If you ever feel like you’re swirling in stress and the pressure is too much to take, you’re not alone. Most of us feel like there’s too much on our plates and we can’t seem to juggle it all.
This stressed-out-and-overwhelmed feeling tends to come and go for most, but sometimes it’s too much, and we can end up feeling like there’s no escape. When that happens, we need a plan. The longer we stay in a stressed-out state, the worse it is for our bodies and minds.
Here are 10 practical tips for getting de-stressed quick:
1. Get Physical
Take a break from whatever it is you’re doing and get some exercise. Science has proven time and again that exercise helps reduce stress. It helps improve our physical, mental, and emotional conditions and can go a long way in fighting chronic disease.
If your stress is health or weight-related, you might find that exercise will do double duty for your stress. The stress-reducing benefits of exercise coupled with the knowledge that you’ve done something positive to improve your physical condition can go a long way in jumpstarting the kind of positive momentum you need to develop healthy exercise habits for the long term.
2. Focus On What You Can Control
A big part of the stress we feel in certain situations comes from not feeling in control. However, even though there might be things in life we can’t control, there are always aspects of our day-to-day we can.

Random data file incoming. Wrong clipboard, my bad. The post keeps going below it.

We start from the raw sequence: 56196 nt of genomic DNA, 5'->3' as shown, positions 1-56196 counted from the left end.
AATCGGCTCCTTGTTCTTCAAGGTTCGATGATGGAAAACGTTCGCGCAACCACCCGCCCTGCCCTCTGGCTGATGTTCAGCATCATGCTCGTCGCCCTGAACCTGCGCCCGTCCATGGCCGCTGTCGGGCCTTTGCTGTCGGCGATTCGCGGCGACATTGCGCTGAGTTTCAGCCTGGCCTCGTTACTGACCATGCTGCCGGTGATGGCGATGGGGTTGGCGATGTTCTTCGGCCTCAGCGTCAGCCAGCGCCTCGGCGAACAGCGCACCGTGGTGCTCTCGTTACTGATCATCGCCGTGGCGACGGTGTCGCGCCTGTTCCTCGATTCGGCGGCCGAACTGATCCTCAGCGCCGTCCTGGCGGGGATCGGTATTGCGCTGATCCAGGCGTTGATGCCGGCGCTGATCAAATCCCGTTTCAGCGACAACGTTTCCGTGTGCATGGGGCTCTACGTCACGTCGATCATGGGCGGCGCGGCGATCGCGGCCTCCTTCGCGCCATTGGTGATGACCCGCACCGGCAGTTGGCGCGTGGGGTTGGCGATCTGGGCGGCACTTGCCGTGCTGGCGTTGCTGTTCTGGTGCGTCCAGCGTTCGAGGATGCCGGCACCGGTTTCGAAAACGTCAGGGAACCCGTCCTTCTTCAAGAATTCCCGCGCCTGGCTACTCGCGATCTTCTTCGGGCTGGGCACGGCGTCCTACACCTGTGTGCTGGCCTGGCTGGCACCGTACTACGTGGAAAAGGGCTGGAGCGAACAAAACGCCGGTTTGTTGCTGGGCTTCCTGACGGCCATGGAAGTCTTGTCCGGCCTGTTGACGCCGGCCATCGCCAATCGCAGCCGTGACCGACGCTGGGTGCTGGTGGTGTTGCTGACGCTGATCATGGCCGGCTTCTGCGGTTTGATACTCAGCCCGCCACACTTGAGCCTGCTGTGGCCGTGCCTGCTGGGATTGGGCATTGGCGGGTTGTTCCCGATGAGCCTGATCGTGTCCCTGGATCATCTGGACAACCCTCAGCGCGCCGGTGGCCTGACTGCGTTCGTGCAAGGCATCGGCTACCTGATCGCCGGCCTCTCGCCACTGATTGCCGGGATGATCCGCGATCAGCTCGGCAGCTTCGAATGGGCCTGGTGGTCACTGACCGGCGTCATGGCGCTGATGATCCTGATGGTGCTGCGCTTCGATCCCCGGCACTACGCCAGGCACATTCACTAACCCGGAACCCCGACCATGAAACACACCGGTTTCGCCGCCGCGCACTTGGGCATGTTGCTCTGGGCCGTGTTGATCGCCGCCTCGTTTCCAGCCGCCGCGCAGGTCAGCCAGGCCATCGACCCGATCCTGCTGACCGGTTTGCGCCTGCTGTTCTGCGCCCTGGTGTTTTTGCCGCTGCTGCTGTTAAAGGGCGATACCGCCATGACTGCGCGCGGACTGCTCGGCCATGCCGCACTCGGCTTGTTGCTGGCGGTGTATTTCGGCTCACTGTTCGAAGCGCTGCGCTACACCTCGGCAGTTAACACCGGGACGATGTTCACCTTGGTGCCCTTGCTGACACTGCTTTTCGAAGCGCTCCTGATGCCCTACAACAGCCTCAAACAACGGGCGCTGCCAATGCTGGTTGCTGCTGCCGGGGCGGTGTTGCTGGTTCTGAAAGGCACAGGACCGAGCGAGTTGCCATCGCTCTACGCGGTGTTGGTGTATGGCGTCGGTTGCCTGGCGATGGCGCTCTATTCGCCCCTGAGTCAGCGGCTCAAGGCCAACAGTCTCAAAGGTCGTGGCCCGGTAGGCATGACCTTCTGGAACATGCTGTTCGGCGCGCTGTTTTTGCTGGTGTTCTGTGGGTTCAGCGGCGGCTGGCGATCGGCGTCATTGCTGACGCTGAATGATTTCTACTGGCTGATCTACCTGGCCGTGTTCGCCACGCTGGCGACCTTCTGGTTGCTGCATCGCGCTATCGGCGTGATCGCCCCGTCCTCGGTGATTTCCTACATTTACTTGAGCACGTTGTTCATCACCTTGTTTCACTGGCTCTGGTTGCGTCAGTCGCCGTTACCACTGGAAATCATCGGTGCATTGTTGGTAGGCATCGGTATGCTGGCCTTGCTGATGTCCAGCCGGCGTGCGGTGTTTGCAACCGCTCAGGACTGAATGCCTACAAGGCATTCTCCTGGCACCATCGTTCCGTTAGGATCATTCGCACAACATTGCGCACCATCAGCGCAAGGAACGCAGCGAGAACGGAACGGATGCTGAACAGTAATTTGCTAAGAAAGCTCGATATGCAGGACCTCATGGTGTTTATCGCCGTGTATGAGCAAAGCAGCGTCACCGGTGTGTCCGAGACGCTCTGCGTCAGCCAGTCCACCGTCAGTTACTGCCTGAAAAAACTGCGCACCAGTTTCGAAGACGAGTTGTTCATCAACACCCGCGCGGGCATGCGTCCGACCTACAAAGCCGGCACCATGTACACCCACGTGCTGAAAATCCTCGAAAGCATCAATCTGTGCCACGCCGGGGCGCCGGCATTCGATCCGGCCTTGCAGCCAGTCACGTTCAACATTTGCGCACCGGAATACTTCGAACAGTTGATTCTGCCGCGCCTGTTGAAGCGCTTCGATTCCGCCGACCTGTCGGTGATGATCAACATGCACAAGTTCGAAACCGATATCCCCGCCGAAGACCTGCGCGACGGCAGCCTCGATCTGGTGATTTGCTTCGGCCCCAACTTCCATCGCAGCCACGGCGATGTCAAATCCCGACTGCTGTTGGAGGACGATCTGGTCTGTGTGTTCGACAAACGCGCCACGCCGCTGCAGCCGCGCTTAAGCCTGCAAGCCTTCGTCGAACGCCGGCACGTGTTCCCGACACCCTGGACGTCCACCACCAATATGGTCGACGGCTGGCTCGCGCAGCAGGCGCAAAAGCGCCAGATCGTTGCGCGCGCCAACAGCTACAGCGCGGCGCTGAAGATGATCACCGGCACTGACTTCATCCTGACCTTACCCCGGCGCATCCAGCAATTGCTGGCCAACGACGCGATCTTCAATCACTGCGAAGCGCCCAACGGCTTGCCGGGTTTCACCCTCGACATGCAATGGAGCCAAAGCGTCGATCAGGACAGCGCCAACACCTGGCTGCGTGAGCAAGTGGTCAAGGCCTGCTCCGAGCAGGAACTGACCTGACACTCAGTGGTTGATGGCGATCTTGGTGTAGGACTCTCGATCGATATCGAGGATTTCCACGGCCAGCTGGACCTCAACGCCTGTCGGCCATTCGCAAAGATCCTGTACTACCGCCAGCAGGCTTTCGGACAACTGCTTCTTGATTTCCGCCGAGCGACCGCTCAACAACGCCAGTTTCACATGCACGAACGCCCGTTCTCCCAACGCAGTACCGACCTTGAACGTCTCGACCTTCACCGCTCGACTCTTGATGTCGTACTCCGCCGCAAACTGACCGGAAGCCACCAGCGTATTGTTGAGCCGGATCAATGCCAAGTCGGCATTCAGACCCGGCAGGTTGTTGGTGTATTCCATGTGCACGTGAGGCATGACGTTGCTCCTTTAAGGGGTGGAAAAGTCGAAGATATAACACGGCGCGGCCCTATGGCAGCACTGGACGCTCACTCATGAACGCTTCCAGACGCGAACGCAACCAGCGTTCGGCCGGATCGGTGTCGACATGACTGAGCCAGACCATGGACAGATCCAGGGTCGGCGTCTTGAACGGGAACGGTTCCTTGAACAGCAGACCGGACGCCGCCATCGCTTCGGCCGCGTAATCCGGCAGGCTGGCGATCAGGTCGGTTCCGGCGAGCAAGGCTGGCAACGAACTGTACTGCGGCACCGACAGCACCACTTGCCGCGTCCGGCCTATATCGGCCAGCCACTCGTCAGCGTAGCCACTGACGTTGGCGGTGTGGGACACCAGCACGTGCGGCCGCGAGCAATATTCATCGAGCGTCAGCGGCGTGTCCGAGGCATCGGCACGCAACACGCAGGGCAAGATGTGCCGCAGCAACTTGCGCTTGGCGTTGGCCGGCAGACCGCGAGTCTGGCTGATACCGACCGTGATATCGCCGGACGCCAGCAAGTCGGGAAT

Try shifting your focus away from ruminating over the helplessness you feel, and think about all the things you can control, even if those are small things.
If part of your tension is coming from stress-inducing cognitive dissonance, you might benefit from a boost in self-control. Cognitive dissonance happens when you want something or participate in an activity you know is bad for you. Here are a few examples of things that might cause cognitive dissonance:
- wanting a cigarette when you’re trying to quit
- dreaming of fast food when you’re shooting for a healthy diet
- fighting a desire to call in sick and go skiing when you know you should work instead
3. Get Some Sleep
Finding a few minutes to take a nap can be a lifesaver if you’re feeling stressed out. Not only does fatigue make it difficult for our brains to effectively make decisions, sleep helps reset our willpower and helps us make the right decisions over the wrong ones.
Getting a quick nap can bolster your self-control and make it easier to make the right decision, which can help reduce your stress. But try to avoid sleeping for too long, which can sap energy and make it harder to get high-quality sleep later in the day. For maximum rejuvenation shoot for sleep.org’s recommended 20 minutes when you nap during the day.
4. Eat Zen Foods
Is it too cliche to say you are what you eat? Maybe so, but certain foods have been shown to lower cortisol levels in the body, which might help you get a handle on your stress. Try snacking on dark chocolate, drinking green tea, and getting plenty of fiber.
5. Drink Some Water
Dehydration can lead to headaches and fatigue, which compound feelings of stress. Add to that the fact that your brain shrinks in size when you get dehydrated, and you’re looking at a recipe for stress. Get plenty of water and give your body the hydration it needs to perform at a high level. You’ll feel less stressed and smarter.
6. Declutter Your Environment